Time is messing with me. I was sure Jews escaping from militant psychopaths had finished speaking Russian decades ago. Now Kishinev welcomes Jewish refugees fleeing Putin’s bombs, but in 1903 the place I now stand was the city of slaughter—49 Jews murdered, the others victims of horrific violence. The latest unanswerable argument in favor of the Jewish state is the fact that the refugees all around me in Kishinev will not wander permanently, but will get to make new lives in a land consecrated to becoming their home.
They’re almost there. In the meantime they’ll soldier on powered by hope, cigarettes, and each other—examples to a West every year less grateful for its blessings and proud of its achievements.
Cole S. Aronson studies Judaism and philosophy in Jerusalem.
It’s Freezing in Kharkiv And There Is Nothing to Eat
By Maria Avdeeva
Nine nights ago I dragged my mattress into the hallway to sleep. I’m betting that if there is an airstrike on my apartment building in Kharkiv the two thick internal walls might protect me from the broken glass and shrapnel outside. I could go to the shelters—there’s a nearby subway station from the Soviet era equipped to protect civilians from a nuclear blast— but they’re freezing, and there’s nothing to eat so for now I’m staying at home.
When I wake up, I start scrolling on my phone, checking the news apps and social media to see what and where the damage is as a result of the explosions I’d heard the night before. Then I go out and take pictures videos of the bombed-out streets and schools to try and combat Russian disinformation that says we are being “liberated” or “de-nazified” or whatever. I want to show what’s really happening on the ground.
I’m an expert on Russia, and I saw the huge wave of disinformation that was put out as a pretext for this war, but I’m still shocked by the scale of it, and that Putin is shelling cities.
The most shocking part is to see the city center in ruins. It survived World War II, the Nazi occupation. And now it has been destroyed by the nation that speaks the same language as us (Kharkiv is mostly Russian speaking, and we’re only about 40 kilometers from the Russian border).
The night it was hit, on March 2, the sounds of the jets flying low, and the mechanics of their rocket system were terrifying. I hid in my hallway until the blasts abated, and I was able to look out the window. I saw the fire and smoke less than two kilometers away.
The center used to be filled with people all day and night. It was lively, there were crowds of international students, and overflowing cafes. Now, it is empty—all of the streets are—and there is rubble all around. Since most of our men are fighting, municipal services have been forgotten. About 1.5 million lived in this city but 600,000 have fled, including my parents who I was able to send west.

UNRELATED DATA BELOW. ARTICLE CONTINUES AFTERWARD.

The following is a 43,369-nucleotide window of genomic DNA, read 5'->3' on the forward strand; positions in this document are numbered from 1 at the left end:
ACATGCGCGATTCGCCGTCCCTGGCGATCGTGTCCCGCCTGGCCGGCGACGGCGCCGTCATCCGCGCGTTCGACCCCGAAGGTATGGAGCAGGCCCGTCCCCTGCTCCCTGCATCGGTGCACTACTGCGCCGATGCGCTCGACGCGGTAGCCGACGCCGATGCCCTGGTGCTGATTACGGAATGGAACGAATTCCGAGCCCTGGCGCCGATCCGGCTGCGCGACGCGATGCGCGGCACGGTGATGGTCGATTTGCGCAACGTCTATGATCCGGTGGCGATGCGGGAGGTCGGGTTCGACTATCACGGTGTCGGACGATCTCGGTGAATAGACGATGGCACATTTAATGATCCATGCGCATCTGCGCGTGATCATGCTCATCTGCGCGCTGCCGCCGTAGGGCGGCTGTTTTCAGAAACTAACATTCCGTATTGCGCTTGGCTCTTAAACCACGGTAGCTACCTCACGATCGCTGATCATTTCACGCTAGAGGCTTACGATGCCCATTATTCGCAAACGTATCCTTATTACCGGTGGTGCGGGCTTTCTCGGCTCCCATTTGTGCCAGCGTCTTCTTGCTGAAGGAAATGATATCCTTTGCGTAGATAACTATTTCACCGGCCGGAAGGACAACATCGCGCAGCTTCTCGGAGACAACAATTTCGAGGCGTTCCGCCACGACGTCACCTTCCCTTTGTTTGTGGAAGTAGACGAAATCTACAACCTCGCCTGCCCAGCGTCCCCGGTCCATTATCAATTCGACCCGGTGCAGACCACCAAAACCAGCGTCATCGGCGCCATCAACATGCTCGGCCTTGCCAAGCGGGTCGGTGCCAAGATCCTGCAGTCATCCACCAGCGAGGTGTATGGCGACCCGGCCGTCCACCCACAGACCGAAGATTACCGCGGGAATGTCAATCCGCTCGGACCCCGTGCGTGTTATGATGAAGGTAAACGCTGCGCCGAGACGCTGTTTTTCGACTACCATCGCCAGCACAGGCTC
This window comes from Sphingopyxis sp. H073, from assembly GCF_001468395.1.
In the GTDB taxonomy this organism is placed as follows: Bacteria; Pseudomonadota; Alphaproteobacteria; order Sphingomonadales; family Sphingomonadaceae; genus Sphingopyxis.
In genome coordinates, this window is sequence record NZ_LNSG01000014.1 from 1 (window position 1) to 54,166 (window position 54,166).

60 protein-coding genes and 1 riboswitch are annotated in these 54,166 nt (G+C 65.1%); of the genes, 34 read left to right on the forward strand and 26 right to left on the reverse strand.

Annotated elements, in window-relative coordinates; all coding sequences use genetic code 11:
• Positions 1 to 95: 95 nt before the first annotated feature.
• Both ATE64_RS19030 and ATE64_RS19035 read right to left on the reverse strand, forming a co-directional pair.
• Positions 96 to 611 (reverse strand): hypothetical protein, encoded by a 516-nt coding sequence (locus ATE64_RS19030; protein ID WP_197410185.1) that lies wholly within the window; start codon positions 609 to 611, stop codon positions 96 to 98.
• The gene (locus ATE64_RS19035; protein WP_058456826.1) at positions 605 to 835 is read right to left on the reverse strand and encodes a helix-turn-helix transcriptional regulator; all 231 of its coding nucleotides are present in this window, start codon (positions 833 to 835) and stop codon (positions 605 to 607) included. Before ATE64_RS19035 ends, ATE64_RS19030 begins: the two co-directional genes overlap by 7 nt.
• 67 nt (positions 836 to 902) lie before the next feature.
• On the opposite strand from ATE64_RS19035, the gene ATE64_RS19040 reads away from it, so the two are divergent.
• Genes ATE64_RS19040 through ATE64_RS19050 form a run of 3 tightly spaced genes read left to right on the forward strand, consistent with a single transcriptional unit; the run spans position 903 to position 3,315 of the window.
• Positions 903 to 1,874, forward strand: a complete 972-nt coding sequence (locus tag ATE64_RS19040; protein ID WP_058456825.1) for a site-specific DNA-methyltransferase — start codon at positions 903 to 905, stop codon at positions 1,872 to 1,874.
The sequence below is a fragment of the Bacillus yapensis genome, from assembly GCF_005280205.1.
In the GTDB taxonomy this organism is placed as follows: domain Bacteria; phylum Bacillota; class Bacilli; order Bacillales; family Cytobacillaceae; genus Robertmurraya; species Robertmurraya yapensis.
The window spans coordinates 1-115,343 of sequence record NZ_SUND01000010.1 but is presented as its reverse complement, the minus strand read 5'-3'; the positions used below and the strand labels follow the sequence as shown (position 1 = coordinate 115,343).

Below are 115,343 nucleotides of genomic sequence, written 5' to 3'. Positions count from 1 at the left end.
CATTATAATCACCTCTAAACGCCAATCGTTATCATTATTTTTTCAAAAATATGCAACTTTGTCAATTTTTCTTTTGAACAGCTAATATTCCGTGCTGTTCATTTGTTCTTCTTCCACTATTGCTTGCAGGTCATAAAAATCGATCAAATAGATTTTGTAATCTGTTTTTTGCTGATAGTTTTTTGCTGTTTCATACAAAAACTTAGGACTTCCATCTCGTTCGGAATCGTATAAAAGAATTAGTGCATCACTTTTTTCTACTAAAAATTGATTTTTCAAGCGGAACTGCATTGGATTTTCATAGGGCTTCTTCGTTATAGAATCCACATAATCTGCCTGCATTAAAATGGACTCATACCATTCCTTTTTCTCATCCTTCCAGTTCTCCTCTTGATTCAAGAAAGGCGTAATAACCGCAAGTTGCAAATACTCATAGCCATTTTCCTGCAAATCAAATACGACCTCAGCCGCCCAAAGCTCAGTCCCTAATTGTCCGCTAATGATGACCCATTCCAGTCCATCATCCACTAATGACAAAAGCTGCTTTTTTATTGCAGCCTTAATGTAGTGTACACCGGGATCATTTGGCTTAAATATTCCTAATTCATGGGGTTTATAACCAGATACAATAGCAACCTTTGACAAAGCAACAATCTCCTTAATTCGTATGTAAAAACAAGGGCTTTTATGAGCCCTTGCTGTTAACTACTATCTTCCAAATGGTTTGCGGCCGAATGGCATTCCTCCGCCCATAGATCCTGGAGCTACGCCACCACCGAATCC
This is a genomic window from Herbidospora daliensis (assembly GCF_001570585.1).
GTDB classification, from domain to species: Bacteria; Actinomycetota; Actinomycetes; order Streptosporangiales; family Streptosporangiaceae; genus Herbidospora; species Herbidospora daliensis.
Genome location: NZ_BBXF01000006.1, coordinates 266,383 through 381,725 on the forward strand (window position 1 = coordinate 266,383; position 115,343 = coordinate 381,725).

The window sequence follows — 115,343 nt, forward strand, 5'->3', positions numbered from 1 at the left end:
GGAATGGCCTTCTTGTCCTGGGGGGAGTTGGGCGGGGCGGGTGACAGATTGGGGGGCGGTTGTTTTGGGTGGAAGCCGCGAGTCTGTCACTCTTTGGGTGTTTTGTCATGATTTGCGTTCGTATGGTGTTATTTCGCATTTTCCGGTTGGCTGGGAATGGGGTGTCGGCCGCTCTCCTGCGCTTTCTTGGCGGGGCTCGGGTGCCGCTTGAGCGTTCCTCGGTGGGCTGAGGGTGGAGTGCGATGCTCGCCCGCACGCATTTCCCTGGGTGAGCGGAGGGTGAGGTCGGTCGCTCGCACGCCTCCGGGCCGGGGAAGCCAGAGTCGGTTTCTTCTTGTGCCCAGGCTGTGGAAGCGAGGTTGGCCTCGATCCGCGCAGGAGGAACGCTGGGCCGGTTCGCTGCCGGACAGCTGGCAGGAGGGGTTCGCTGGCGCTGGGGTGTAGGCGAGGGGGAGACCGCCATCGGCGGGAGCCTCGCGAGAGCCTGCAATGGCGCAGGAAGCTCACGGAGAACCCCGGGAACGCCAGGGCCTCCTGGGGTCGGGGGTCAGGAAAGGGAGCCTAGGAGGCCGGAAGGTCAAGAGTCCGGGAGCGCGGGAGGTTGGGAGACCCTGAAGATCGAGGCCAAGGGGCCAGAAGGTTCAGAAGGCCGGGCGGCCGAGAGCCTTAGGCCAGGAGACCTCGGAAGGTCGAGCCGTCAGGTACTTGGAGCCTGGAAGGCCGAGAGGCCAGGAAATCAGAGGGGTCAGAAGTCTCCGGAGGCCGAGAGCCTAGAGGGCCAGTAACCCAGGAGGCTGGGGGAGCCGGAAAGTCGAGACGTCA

If I’m lucky, I can pick up some food in the late afternoon after I spend the day documenting the damage, but today the line was two hours long to get into the grocery store. I’ll make do with what I have.
Despite what my life has become, I’m actually optimistic about our future. I don’t think this war will end soon, but do I think Ukrainians will be able to continue to control the situation on the ground. We will push and push until we win. For now, I’m getting used to sleeping through the air raids.
Maria Avdeeva is a researcher and expert on disinformation. Follow her @maria_avdv.
‘We Will Stand With Our Hands to the Tanks’
By Roman Sigov
A few days ago I said goodbye to my mother and my sister, who drove westward, away from Kyiv, the city where I was born and where my family has been for over a century. There wasn’t much to say because the stakes were so clear. All I can hope for is that I will meet them again.
For a little over a week, we had all been staying in the nearby village of Khotyanivka, at my uncle’s home, including with my 93-year-old grandmother. From the window there, I saw Russian helicopters and planes releasing rockets. We slept in the basement and watched the news on our phones.
When a group of French journalists contacted me because they needed a translator and a fixer—I’m a sociologist by training and I speak English, French, Italian, German, Russian and, of course, Ukrainian—I decided to come back to my city to help them.
Once I got back to Kyiv I saw that there were almost no people on the streets. Theaters, restaurants, and most stores are closed. There’s huge queues for medicine, since only publicly-owned pharmacies are open. All life here has been reoriented to helping our army and helping the country in any way we can. Taxis are hard to get, so many of my friends are driving newly-displaced people around to train stations and shelters, or delivering them food and medicine. Others are signing up for the volunteer groups that are manning the checkpoints and learning to use weapons to defend our city.